One of the I+D+i lines of Wooptix focuses on the transfer to the ophthalmic clinical community of our technology for the diagnosis, understanding and evaluation of eye diseases and their treatments.


Ophthalmology is one of the most technologically advanced areas of medicine. It is a paradigm of science where technological advances have direct and rapid application. One of the lines of R&D at Wooptix is focused in the transfer to the clinical ophthalmic community of improved technology for the diagnosis, understanding and evaluation of eye diseases and their treatments.

Among the list of diagnostic methods in ophthalmology, a relatively new method is the study of the optical imperfections of the eye, called aberrations, that can deteriorate the perceived image. Numerous scientific studies have shown that the visual results after surgical procedures or pathologies are highly influenced by aberrations (e.g. refractive surgery, corneal transplantation, cataract surgery). For this reason and to improve the results, in the last years several instruments are based in the measurement, correction or even induction of aberrations in the eye. Another utility of the measurement and correction of aberrations is for the observation of the interior of the eye, as correcting the pre-existing aberrations of the ocular optics drastically improves the diagnostic images. Also, problems of basic interest in biology such as ocular aging or the development of refractive errors of the eye begin to consider a possible involvement of the ocular aberrations.

Wooptix offers unprecedented resolution in the measurement of ocular aberrations, surpassing by several orders of magnitude the resolutions that can be obtained with other existing methods. In addition, the dynamic range is considerably higher than the one that can be obtained with other systems. And all this is done in real time. These aberrations may be those corresponding to the whole eye or to the first optical surface of the eye, the cornea. Through simple mathematical operations, aberrations of the cornea can be translated to surfaces, allowing the most accurate corneal topographer.

All this is achieved thanks to a new methodology, developed by Wooptix, to measure the light field of a scene. This means that we are able to capture the direction of the photons involved in the scene with all the resolution of the sensor. The majority of sensors can be adapted to this methodology, by means of a very simple modification and without significantly increasing the cost of the final product.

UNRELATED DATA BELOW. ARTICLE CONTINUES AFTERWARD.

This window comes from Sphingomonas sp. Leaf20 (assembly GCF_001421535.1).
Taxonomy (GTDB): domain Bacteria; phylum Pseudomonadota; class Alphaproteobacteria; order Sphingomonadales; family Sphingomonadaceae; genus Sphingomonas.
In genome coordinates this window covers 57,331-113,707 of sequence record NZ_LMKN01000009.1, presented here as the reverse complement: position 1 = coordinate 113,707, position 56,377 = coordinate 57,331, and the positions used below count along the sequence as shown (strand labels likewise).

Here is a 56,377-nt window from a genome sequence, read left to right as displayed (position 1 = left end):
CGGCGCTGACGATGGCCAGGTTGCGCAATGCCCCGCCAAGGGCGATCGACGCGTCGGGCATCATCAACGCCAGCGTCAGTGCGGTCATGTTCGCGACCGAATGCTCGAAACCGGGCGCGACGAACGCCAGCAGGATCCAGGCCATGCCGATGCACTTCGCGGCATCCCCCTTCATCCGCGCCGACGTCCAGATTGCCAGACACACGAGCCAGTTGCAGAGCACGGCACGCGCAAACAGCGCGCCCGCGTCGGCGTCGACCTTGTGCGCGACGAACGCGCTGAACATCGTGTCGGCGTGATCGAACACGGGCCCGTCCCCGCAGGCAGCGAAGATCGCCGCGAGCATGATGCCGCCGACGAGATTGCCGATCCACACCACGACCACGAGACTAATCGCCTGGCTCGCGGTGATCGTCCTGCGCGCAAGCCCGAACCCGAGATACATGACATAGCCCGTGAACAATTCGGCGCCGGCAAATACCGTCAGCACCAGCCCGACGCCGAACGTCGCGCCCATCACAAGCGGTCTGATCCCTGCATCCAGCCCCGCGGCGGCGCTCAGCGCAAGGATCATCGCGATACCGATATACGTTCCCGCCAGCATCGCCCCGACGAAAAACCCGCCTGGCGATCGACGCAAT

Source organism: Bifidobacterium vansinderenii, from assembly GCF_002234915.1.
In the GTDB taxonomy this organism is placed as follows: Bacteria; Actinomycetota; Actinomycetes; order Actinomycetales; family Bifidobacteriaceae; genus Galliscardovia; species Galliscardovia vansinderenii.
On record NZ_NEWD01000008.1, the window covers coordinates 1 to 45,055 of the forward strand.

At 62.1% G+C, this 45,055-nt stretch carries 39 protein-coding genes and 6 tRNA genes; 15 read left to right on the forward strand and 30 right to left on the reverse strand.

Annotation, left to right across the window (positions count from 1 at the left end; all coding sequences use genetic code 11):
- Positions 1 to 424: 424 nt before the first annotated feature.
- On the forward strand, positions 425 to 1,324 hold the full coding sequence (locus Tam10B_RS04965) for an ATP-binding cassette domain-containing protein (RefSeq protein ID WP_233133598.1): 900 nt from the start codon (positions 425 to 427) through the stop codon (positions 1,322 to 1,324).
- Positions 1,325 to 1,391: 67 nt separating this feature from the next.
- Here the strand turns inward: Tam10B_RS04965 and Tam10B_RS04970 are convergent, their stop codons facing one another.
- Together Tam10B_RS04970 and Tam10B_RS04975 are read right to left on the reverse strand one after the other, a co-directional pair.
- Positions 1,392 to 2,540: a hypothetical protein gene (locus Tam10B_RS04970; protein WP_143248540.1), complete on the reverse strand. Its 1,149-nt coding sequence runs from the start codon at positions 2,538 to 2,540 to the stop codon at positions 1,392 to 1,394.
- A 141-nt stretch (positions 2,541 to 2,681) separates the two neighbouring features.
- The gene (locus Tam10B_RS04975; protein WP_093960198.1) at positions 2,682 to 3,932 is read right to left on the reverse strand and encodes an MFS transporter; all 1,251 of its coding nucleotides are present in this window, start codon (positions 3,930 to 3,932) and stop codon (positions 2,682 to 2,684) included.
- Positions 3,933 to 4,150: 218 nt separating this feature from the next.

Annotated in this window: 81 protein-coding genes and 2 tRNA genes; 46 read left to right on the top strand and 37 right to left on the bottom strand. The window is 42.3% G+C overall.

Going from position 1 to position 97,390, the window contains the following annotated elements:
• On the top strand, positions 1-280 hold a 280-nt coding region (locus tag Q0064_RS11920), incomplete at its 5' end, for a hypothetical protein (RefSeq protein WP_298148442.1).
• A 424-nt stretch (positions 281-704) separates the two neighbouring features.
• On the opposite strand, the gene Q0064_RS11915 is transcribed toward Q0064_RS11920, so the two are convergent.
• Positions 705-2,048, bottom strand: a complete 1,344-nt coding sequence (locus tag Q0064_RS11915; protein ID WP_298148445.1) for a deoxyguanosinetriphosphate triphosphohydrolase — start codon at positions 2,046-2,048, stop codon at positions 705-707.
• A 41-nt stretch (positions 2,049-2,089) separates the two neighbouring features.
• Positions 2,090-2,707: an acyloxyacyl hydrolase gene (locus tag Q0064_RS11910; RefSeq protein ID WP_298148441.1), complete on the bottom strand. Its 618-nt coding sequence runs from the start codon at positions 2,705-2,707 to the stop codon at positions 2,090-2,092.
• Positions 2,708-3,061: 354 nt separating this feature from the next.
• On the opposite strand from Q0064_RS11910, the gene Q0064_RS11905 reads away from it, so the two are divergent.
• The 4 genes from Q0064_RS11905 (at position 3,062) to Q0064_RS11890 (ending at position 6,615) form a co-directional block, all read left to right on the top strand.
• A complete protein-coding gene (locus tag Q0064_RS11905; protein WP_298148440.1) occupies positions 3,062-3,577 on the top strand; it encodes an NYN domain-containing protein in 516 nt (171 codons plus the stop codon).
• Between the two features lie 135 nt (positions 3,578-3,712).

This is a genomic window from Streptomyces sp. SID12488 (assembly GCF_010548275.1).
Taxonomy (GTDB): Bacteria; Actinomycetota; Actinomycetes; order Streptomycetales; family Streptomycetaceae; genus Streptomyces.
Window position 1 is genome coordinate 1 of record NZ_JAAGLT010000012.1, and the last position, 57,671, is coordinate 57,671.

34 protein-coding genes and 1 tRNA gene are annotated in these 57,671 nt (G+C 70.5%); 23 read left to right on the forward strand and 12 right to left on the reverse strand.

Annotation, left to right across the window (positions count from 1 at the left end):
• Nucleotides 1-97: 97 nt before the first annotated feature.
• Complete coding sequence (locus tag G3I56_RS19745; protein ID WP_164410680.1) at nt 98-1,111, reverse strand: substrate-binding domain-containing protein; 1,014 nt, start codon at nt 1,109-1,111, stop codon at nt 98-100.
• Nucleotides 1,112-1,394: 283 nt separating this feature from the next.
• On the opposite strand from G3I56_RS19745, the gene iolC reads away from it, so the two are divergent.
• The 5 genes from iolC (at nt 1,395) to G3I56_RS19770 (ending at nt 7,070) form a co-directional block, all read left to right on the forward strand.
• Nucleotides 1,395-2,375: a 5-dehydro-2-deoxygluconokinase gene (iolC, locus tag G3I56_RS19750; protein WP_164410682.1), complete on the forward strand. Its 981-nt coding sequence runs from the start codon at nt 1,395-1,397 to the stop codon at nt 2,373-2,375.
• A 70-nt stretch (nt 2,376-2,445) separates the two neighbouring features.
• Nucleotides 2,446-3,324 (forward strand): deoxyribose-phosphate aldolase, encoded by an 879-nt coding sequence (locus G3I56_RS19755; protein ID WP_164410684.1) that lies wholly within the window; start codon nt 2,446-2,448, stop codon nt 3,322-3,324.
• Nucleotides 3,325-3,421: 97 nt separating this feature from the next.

Numerous tests have been performed to validate the Wooptix sensor. Below are two of them. For technical data do not hesitate to contact us in the contact section.

For the first showed test a custom optical system was designed. It consist of a laser beam that focus on a deformable mirror (reflective surface that can modify its shape in a controlled way) to be later divided into two beams of light by mean of a beam splitter. Finally, the image is received by two sensors. The Wooptix sensor was composed of a traditional and slightly modified camera of 800x800 pixels, while the second sensor consisted of a 1440x1080 pixel Shack-Hartmann sensor with a 32x32 microlens array. The mirror was deformed according to a random pattern characterized by the first 50 Zernike modes. As can be seen in the figure, when comparing with the Shak-Hartmann sensor, the results of Wooptix sensor is reliable, but with a resolution of 640000 points, compared to the 1024 points offered by the Shack-Hartmann.

For the second example, the same system was used but with a very deformed surface. The mirror was deformed following the pattern of a cross and measured again with both sensors. As everyone can see in the image, the difference in dynamic range and resolution between both sensors is very large. The level of detail of the Wooptix sensor is such that the influence of the mirror actuators on the wavefront phase can be evaluated in a single shot and in real time, details that are invisible to the Shack-Hartmman unless the ampliation of the optical system is greatly enlarged. It is very striking that the image of the Shack-Hartmann is very similar to what is found by ophthalmologists when they measure corneal astigmatism.

Never before ocular aberrations and ocular topography have been systematically observed in these conditions and with so much resolution. So there is the possibility that, in addition to an improving in current diagnoses on the ophthalmology world, new diagnostic batteries are developed, same as when the retina was first observed in high resolution thanks to retinal OCT technology.

Other applications